Ultimately, I am unconvinced that Havel should be portrayed as a tragedian, whom Keane defines as 'an actor in a prose drama riddled with calamities, injustices and unhappy endings' (p. 10). I would argue that Edvard Benes's life was a political tragedy. Dubcek's life was a political tragedy.
While Havel's life has clearly had its moments of anguish and darkness and failure, its entirety would be a tragedy for me only if, say, before Havel's term expires the Czech Republic descends back into totalitarianism, and Havel ends his days under house arrest at Hradecek. I will be reckless enough to predict that this will not happen between now and January 2003.
...but a literary tragedy...
What is tragic is that the life story of a man so sensitive to the uses of language would itself be written in such melodramatic, juvenile prose. Dozens of pages are consumed by Keane's banal musings on birth, friendship, totalitarianism, courage and death, death, death.
...and a scholarly tragedy
While I'm on the subject of language, I should note that I was struck by a few passages which reminded me of the language of other authors, to whom Keane does not refer. Let's start with a summary of Vladimir Holan published in 1993 by Karel Brusak:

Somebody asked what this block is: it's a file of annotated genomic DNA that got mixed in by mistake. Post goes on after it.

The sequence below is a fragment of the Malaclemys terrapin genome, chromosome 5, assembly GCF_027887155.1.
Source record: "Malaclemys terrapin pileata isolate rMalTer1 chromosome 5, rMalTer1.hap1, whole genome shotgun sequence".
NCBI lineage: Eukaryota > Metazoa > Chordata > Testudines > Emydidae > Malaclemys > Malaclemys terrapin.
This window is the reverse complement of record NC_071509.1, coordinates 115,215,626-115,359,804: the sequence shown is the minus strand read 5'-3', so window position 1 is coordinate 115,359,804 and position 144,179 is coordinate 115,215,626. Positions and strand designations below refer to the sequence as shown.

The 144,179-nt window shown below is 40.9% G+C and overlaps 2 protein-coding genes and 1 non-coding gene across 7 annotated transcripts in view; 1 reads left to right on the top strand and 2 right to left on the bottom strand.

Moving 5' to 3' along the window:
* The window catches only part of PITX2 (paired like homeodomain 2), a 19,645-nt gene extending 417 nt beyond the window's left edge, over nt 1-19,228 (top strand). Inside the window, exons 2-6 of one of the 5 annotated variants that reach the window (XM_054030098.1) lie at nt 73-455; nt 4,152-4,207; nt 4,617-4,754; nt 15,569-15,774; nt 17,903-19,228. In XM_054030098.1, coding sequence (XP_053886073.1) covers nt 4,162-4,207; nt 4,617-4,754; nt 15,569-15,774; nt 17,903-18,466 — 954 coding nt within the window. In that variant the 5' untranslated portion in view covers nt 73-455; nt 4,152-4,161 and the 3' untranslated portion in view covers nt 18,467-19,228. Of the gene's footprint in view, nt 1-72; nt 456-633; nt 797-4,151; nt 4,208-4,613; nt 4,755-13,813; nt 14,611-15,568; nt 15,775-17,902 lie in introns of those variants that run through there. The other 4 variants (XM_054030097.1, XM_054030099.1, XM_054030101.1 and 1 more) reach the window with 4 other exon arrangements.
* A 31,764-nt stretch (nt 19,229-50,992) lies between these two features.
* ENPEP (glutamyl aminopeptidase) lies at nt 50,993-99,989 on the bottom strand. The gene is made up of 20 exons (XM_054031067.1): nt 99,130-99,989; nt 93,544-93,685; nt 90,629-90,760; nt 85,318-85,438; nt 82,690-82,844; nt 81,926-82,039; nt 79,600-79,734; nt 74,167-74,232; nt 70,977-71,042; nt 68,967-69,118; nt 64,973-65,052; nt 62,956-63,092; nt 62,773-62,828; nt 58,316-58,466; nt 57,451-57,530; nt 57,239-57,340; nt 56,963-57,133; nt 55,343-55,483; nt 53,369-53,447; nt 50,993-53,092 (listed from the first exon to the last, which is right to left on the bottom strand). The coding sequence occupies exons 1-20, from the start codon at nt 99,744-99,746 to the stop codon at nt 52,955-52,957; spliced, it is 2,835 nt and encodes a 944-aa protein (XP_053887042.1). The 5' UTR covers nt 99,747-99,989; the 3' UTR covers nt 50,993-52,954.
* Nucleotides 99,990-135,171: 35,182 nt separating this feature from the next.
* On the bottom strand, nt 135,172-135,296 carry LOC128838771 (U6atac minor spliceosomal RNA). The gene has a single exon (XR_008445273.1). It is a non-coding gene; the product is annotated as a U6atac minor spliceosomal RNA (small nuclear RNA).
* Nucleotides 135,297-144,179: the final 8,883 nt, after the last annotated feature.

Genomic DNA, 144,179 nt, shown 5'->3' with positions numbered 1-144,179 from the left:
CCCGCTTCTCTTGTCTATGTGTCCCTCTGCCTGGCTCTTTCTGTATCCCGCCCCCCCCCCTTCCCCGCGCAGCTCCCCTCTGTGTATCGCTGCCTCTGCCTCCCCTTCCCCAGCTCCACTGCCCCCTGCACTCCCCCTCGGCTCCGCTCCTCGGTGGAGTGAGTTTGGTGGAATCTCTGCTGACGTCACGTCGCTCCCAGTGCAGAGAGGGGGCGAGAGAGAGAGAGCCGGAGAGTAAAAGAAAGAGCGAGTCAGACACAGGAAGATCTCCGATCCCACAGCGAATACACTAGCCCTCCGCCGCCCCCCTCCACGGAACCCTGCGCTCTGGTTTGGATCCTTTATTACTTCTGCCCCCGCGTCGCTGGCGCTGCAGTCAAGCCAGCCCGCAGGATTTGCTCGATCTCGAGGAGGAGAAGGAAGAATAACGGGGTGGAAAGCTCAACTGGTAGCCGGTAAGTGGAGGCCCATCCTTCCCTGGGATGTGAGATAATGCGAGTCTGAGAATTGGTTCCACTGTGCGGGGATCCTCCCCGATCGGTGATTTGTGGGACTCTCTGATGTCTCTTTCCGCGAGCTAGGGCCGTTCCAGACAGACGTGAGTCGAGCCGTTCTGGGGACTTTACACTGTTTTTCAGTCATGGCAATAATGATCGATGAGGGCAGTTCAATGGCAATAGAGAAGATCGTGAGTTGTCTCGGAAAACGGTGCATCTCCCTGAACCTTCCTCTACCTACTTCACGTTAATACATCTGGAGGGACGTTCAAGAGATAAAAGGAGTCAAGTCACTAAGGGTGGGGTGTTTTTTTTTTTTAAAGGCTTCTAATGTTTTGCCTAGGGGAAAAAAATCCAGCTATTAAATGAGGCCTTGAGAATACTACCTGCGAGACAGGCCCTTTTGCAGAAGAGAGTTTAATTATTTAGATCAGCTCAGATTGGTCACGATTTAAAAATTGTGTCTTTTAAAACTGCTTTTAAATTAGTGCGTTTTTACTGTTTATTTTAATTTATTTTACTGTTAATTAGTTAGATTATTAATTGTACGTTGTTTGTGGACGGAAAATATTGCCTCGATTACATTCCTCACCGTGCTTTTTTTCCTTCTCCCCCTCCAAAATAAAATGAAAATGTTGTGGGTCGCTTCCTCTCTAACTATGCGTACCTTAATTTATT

[Holan's] striving for a cold, cerebral statement encoded in a highly personal system of signs resulted in the violation of both linguistic and poetic norms. Holan uses neologisms, obsolete, recondite and deformed expressions; he distorts syntax and introduces cryptic metaphors. [...] After WWII he paid homage to the Red Army in Rudoarmejci (Red Army soldiers, 1947), and his Tobe (To you, 1947) is an incongruous collection of poems remembering his dead friends, portraying people involved in the 1945 Prague Uprising and protesting against the injustice of the imperialists and the Naziphilia of Pope Pius XII.7
Compare this with Keane's account (p. 110) of Havel's encounter with Holan, which does not cite Brusak:
For two hours Havel and Forman were treated to Holan's neologisms, cryptic metaphors, distorted syntax, and obsolete, recondite and twisted expressions. [...] [Havel] was fascinated by Holan's striving after a coldly cerebral and deliberately unorthodox poetic style. But Havel cared neither for his anti-Semitic talk nor Holan's most recent - fellow-travelling - poetic homages to the Red Army, his protests against imperialism, and his cheap cracks against the Naziphilia of Pope Pius XII.